Americans are increasingly unhappy with Congress in the wake of the deal reached by President Obama and Republican Congressional leaders, according to a new poll released by the New York Times and CBS News. While Obama’s approval rating held steady at 48 percent after signing the deal — which will raise the debt ceiling over the next eighteen months in exchange for massive spending cuts — Congress’ approval rating dropped to an all-time low:
A record 82 percent of Americans now disapprove of the way Congress is handling its job — the most since The Times first began asking the question in 1977, and even more than after another political stalemate led to a shutdown of the federal government in 1995.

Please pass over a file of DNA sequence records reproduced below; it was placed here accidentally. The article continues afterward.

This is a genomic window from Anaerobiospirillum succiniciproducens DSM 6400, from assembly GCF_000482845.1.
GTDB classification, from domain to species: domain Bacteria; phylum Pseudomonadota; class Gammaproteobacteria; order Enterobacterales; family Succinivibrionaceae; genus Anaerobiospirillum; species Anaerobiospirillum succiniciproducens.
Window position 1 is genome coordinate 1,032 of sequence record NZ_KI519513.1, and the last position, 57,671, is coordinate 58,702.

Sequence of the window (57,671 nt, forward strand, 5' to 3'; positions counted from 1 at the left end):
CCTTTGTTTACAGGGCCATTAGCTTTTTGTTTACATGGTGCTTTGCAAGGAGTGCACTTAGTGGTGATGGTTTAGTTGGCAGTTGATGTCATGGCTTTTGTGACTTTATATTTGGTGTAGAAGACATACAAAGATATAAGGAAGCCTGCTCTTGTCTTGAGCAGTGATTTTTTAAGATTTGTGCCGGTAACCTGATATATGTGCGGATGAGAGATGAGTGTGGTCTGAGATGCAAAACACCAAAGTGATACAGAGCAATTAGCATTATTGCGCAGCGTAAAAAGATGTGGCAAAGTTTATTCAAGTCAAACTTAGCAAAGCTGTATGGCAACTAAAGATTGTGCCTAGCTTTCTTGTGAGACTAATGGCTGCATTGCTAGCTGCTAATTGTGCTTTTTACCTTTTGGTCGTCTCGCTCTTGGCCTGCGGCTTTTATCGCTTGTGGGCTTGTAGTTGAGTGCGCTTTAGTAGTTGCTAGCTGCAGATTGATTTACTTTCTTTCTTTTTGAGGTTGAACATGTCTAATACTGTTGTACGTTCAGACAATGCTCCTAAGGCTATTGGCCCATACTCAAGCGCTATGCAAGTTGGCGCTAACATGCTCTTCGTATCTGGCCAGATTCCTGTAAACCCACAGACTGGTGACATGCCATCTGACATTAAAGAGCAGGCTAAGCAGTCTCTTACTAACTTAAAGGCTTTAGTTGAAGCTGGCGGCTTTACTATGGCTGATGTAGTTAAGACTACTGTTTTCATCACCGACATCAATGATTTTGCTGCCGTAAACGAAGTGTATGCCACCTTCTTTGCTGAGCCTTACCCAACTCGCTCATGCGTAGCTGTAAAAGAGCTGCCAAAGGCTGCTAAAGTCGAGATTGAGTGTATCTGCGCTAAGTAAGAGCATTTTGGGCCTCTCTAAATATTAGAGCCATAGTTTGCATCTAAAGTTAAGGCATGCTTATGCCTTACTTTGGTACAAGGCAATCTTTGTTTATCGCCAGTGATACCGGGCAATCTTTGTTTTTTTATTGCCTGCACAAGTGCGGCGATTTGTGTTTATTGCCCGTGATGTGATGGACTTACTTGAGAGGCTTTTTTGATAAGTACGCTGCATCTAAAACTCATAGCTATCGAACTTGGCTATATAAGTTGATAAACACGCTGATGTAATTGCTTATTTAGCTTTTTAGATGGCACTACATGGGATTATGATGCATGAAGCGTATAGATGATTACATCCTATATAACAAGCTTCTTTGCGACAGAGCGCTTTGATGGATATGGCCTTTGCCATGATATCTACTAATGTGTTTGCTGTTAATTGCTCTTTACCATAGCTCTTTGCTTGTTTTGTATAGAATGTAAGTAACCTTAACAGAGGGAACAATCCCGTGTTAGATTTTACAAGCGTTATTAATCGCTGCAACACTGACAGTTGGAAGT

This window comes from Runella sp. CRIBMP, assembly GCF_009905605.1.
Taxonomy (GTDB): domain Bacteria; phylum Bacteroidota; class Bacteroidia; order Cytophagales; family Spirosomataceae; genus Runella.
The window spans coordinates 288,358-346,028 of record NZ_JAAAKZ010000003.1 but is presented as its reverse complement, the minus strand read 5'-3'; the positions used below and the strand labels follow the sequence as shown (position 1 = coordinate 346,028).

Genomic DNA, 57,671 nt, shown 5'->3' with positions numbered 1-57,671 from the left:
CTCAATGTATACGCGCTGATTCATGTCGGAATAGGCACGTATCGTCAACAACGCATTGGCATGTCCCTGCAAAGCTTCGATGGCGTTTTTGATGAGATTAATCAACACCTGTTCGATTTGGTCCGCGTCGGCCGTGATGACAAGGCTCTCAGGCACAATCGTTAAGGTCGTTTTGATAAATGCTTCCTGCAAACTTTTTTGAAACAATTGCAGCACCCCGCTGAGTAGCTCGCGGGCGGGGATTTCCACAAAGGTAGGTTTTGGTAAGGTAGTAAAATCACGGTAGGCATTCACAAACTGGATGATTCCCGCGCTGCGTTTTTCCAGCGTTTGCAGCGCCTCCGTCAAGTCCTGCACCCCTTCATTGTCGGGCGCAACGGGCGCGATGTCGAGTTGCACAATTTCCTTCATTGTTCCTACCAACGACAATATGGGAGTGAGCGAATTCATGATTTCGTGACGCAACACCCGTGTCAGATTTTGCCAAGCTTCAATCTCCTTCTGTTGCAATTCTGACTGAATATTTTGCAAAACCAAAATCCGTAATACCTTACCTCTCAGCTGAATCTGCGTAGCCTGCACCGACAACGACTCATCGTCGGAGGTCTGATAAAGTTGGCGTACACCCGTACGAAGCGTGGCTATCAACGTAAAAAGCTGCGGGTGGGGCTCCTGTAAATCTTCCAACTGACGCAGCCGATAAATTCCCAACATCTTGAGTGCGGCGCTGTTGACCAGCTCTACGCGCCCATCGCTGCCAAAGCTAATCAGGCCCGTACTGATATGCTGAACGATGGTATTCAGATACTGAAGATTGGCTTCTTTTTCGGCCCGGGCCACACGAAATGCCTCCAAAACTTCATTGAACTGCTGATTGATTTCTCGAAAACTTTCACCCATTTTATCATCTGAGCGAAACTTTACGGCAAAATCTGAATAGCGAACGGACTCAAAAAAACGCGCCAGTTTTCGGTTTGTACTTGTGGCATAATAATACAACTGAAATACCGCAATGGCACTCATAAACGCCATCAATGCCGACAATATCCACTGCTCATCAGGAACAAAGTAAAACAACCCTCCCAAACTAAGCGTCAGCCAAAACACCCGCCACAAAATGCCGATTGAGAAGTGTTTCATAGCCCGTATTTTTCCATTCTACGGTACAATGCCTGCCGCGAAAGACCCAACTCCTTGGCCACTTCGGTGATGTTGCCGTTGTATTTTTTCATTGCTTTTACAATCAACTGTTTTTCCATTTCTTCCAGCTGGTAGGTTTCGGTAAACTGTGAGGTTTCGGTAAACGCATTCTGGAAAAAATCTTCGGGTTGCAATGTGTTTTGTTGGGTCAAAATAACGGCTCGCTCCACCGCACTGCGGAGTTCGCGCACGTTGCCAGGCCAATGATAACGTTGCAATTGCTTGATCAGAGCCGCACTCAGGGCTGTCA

A bulk of that disappointment was targeted at Congressional Republicans:
The poll also found disappointment in Obama (46 percent approval) and Congressional Democrats’ (28 percent) handling of the negotiations, but the numbers get worse for Republicans. Half of Americans disagreed with the GOP’s stance that the deal should not include any new revenues, more than half believed the GOP did not compromise enough, and nearly half blamed Republicans for the difficulty in reaching a deal:
When it comes to the actual debt problems, ThinkProgress has documented the ways in which policy decisions made in the Bush administration were the main drivers of American debt. Americans seem to agree, as nearly half blame Bush for most of the federal government’s fiscal problems:
Republicans successfully held the government and the American economy hostage over the debt ceiling. But this poll and other show Americans haven’t forgotten what drove up the nation’s debt and that they don’t approve of the GOP’s hostage taking.